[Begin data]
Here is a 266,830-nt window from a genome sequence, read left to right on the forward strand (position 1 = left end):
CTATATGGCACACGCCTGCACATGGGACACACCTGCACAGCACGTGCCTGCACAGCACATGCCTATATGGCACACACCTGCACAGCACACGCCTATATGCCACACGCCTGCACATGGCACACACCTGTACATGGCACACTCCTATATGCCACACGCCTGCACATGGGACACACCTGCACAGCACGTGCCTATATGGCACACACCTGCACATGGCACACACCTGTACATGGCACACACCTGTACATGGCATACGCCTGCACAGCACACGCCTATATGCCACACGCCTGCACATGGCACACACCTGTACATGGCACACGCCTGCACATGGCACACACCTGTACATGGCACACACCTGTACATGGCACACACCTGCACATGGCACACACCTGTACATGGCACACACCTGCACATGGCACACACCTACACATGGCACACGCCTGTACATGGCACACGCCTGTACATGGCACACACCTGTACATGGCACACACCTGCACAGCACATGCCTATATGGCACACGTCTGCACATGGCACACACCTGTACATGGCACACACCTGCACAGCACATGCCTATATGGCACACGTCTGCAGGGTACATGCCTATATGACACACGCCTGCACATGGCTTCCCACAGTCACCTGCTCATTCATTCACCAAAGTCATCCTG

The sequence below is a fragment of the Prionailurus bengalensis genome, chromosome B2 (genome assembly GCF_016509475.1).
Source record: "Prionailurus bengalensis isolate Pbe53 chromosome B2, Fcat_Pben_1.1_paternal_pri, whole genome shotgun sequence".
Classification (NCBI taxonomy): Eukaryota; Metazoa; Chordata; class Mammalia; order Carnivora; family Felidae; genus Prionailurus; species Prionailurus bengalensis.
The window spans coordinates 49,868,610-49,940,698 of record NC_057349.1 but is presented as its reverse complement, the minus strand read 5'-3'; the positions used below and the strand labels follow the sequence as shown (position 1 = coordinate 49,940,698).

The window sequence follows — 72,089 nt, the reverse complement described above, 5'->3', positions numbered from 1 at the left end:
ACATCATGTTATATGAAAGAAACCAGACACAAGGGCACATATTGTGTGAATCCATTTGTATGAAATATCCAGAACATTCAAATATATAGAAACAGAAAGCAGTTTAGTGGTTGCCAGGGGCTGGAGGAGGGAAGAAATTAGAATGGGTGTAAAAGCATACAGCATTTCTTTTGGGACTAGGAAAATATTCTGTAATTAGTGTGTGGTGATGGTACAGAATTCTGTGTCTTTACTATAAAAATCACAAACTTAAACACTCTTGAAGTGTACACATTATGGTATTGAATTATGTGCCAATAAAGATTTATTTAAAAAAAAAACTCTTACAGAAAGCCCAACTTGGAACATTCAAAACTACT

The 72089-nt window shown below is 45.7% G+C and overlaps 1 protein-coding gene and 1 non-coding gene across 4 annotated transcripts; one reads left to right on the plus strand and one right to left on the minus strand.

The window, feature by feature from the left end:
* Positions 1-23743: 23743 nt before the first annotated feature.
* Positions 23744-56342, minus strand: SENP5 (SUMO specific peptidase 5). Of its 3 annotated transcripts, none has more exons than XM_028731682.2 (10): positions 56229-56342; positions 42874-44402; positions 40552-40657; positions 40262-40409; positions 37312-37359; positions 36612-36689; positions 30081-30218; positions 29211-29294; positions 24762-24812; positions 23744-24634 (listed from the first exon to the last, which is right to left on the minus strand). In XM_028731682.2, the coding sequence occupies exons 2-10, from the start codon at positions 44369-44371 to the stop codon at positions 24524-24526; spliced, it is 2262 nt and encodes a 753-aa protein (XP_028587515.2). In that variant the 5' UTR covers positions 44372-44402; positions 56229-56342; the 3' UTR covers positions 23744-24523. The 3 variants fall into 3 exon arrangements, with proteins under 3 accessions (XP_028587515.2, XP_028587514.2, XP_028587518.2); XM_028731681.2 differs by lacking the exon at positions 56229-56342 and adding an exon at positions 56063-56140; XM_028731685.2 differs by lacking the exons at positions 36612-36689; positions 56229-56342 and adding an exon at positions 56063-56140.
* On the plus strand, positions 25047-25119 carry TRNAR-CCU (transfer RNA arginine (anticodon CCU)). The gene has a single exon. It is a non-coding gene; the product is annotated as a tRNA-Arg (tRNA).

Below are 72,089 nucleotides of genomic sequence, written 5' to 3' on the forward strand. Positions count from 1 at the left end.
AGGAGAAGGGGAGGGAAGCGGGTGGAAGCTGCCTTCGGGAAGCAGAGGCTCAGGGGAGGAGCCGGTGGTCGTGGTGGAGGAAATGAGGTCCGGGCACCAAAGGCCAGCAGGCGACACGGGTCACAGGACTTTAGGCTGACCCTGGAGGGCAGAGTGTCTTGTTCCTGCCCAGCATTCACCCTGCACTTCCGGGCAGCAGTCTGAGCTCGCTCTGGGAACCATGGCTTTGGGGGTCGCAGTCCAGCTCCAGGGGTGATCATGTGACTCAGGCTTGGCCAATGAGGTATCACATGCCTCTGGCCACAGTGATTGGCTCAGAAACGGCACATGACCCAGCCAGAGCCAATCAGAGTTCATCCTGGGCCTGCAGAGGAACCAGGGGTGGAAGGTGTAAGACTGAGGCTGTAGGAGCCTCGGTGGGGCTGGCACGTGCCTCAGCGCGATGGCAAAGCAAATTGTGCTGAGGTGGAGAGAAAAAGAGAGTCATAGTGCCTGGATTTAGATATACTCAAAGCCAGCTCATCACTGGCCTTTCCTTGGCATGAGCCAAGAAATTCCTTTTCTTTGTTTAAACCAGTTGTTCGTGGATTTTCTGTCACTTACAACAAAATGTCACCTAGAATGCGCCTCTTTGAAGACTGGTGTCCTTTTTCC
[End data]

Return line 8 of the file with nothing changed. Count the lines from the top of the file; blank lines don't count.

ACATCATGTTATATGAAAGAAACCAGACACAAGGGCACATATTGTGTGAATCCATTTGTATGAAATATCCAGAACATTCAAATATATAGAAACAGAAAGCAGTTTAGTGGTTGCCAGGGGCTGGAGGAGGGAAGAAATTAGAATGGGTGTAAAAGCATACAGCATTTCTTTTGGGACTAGGAAAATATTCTGTAATTAGTGTGTGGTGATGGTACAGAATTCTGTGTCTTTACTATAAAAATCACAAACTTAAACACTCTTGAAGTGTACACATTATGGTATTGAATTATGTGCCAATAAAGATTTATTTAAAAAAAAAACTCTTACAGAAAGCCCAACTTGGAACATTCAAAACTACT